Astrophotography – deep sky

Some Musings on Aperture and DSOs

Rob’s recent post on his new scope led me to reflect (!) on my own experiences. My main interest is deep-sky objects, or “faint fuzzies”. I have a rule of thumb that says that to see any appreciable difference in object  brightness, you have to go up 2 stops in focal ratio (f-numbers). This translates to a doubling in aperture (doubling the aperture increases the light grasp by 4X). So when I upgraded from my old 4”, I went to 8”. Doing the same again would suggest a 16” would be needed. For me, a 16” would be unmanageable, so I went to a 12”. This is only 1 stop advantage to the 8”, and visual results were a bit disappointing. This more-or-less coincided with getting the PD camera, and even using this “live” as an electronic eyepiece gave views so superior to the 12” that the 12” virtually never got used.

So I wondered why this was, so here is a bit of basic physics.

Firstly, the eyeball. This iris opens to about 7mm when fully adapted to the dark. Or maybe 5mm in an old fogey like me. Given the size of the eyeball this is around f/3. See http://www.faculty.virginia.edu/rwoclass/astr1230/human-eye.html

To get the brightest image from a scope, the magnification from the scope must produce an exit   pupil (the beam width leaving the eyepiece) pupil less than 5-7 mm. Otherwise some of the light leaving the scope doesn’t enter the eye and is wasted. This defines the minimum magnification you can use for a given aperture. For example with the 8” and a 5mm exit pupil, this minimum magnification is 200/5 = X40. (The SCT has a focal length of 2000mm, so this is an eyepiece of 50mm FL). A lower magnification than this is not harmful, it is just that you are then not making use of all the available aperture. 7X50 binoculars are known as “night glasses” for exactly this reason – their exit pupil is 7mm, making the best use of all night-time light. Therefore, going up in aperture does not necessarily make the view brighter, but rather allows you to us a higher magnification for the same brightness. This might be a huge advantage for small objects like planetary nebulae, but less so for extended objects. Bigger aperture also improves resolution, allowing you to split closer binaries, but this is usually not the critical issue for faint fuzzies. The other issues affecting brightness are the eye sensitivity (more of this later) and its “integration time”, or the time period over which the eye sums the image it sees. This is its “shutter speed” and there is some literature that suggests in the dark, this is about 0.2 seconds. Again. see http://www.faculty.virginia.edu/rwoclass/astr1230/human-eye.html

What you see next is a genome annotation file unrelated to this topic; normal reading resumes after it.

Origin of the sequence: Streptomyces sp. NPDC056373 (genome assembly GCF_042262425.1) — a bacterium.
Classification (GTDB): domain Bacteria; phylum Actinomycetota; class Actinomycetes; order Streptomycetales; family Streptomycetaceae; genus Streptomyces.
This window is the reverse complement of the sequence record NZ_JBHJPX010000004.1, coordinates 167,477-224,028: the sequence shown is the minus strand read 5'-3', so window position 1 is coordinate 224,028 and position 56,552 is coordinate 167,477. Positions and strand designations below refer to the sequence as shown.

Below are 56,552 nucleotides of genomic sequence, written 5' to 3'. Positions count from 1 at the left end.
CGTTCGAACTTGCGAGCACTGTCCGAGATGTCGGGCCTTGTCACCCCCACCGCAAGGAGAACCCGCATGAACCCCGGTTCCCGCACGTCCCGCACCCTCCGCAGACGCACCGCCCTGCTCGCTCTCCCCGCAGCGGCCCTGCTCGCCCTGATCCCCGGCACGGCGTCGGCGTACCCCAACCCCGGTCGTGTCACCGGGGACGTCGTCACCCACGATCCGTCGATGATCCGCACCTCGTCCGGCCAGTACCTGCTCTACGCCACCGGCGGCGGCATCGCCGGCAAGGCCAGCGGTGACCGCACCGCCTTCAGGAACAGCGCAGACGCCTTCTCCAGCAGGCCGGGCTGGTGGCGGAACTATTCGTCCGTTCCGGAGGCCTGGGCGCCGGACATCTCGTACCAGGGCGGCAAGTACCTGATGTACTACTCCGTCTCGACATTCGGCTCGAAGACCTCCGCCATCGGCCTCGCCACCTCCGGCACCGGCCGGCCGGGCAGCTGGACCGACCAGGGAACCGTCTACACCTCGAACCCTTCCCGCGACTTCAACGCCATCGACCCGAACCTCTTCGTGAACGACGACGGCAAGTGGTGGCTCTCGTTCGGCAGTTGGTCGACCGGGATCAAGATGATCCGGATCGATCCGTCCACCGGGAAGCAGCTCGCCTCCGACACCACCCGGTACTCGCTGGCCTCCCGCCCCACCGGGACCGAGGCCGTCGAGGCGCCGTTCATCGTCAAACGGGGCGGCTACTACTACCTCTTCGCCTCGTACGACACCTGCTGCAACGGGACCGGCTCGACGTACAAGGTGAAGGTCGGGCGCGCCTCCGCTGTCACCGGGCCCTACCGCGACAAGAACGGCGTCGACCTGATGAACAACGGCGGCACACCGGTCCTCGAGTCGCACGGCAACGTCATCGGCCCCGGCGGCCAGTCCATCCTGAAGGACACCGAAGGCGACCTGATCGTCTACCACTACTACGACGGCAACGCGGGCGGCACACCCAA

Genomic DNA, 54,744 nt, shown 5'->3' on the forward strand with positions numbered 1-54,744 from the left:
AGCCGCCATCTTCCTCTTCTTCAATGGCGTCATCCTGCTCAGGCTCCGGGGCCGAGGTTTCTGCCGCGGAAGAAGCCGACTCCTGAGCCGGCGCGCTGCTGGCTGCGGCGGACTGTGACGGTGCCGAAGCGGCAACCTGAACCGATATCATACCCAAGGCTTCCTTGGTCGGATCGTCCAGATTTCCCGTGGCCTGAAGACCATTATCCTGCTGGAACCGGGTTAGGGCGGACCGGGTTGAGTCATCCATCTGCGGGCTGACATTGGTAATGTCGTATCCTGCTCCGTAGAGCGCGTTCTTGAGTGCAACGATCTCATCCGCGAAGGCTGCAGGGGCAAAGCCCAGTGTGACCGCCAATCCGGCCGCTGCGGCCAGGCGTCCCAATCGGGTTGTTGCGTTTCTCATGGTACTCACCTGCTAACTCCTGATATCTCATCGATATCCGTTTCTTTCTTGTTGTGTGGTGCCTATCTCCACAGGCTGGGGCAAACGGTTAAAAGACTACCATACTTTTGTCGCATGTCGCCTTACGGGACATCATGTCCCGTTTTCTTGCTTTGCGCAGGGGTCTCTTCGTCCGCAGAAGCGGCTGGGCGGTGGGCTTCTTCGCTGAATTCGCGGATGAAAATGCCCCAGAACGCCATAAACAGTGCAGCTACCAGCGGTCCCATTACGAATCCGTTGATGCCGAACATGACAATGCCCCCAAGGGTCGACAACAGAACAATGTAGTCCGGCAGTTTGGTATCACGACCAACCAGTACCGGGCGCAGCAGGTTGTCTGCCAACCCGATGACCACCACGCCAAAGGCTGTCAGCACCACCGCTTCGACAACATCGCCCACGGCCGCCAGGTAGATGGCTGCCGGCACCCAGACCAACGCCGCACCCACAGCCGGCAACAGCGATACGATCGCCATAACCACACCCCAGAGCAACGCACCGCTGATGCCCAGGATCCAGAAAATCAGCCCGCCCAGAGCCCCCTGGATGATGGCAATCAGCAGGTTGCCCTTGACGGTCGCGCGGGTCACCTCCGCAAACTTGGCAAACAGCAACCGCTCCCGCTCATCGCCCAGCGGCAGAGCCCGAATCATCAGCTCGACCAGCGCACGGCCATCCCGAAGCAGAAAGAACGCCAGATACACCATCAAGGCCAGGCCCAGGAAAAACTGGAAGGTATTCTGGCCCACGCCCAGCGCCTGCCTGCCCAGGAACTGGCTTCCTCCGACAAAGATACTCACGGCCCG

Now, from here, I have NEVER conclusively seen any galactic spiral arms visually, although sometimes I have persuaded myself I can. So when I first coupled up the PD camera to the 8”, and turned it on M51, this is what I saw, live, with no processing at all:

Bingo! Spiral arms!

So if we are now talking about imaging, rather than the eyeball, what comes into play for image brightness?

3 things.